Francis Maude had an opportunity to come to the house this afternoon and begin the process of dealing once and for all with party funding. Instead, his performance made it less likely that there will be any cross-party breakthrough for the foreseeable future.
His statement (as he had to be reminded by the speaker) was meant to outline the policies of the government. It did nothing of the sort. It was a rambling, unapologetic attack on Labour, and Labour’s historic trade union link. It was exactly what I said it would be yesterday evening. the process of spinning a Tory scandal into a Labour problem has begun.
Worse than that, it was evasive, high handed and utterly without any meaningful response to any question, or any problem with the Tory approach to fundraising, either real or perceived. Cameron couldn’t find the time in his diary to address the commons on this. If he was watching it in Number Ten (or “in private” as he probably calls his publicly funded accommodation) it was surely through his fingers.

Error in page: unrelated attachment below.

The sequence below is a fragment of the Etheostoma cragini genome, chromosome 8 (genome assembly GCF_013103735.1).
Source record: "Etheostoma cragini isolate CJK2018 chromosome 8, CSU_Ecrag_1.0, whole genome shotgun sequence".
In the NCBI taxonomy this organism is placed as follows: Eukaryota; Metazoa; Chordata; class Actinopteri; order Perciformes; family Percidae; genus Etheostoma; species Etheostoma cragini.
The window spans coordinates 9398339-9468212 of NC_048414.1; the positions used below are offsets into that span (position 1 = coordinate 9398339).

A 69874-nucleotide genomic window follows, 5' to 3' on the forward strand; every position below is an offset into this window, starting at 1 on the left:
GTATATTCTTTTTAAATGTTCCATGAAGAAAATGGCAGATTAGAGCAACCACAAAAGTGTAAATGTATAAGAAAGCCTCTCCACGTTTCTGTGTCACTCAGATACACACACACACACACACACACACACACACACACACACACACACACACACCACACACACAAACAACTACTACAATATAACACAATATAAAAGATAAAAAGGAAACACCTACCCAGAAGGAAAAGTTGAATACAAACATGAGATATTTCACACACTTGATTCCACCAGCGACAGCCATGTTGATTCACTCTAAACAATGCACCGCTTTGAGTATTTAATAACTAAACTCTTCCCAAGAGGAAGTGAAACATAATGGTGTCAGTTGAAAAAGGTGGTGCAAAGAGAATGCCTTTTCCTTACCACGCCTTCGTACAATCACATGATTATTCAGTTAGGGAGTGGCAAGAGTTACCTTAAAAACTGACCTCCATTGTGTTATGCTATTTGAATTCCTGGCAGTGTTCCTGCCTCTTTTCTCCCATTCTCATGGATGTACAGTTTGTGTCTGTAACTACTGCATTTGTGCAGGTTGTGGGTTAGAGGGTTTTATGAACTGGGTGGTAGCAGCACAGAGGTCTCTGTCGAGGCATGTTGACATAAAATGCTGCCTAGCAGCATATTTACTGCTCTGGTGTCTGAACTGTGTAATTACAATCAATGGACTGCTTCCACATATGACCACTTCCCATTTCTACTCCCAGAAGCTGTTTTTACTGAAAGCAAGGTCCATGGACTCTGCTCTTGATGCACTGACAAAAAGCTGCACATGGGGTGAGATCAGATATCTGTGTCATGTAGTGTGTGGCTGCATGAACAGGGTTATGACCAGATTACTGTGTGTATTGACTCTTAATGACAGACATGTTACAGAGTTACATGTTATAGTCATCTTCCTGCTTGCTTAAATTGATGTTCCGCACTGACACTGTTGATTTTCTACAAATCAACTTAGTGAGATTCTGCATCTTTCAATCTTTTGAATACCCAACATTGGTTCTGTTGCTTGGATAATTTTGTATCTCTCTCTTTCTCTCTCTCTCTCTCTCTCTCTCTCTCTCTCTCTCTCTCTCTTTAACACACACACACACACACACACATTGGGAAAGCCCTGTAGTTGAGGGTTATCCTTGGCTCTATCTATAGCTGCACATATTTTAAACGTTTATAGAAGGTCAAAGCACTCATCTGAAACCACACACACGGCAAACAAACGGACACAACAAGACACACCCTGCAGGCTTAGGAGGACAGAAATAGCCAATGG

As I also said last night, no party has a perfect record when it comes to big donations, but although Miliband’s attack on Maude was strong, his failure to mount a robust defence of Labour’s union link meant that anti-union rhetoric was given an airing, but the counter arguments went unheard. That means that if we are to get anywhere on party funding in future (which Maude has made much, much harder after that performance), Labour will be just as under attack for the small donations made by millions of ordinary hard working trade unionists, as the Tories are for the huge sums doled out by a select few.
Unless we’re willing to make the argument for union funds, all we’ll be doing is defending them from a defensive crouch. The Tories didn’t look very defensive today, despite the position they’re in. Surelyw e can learn from that?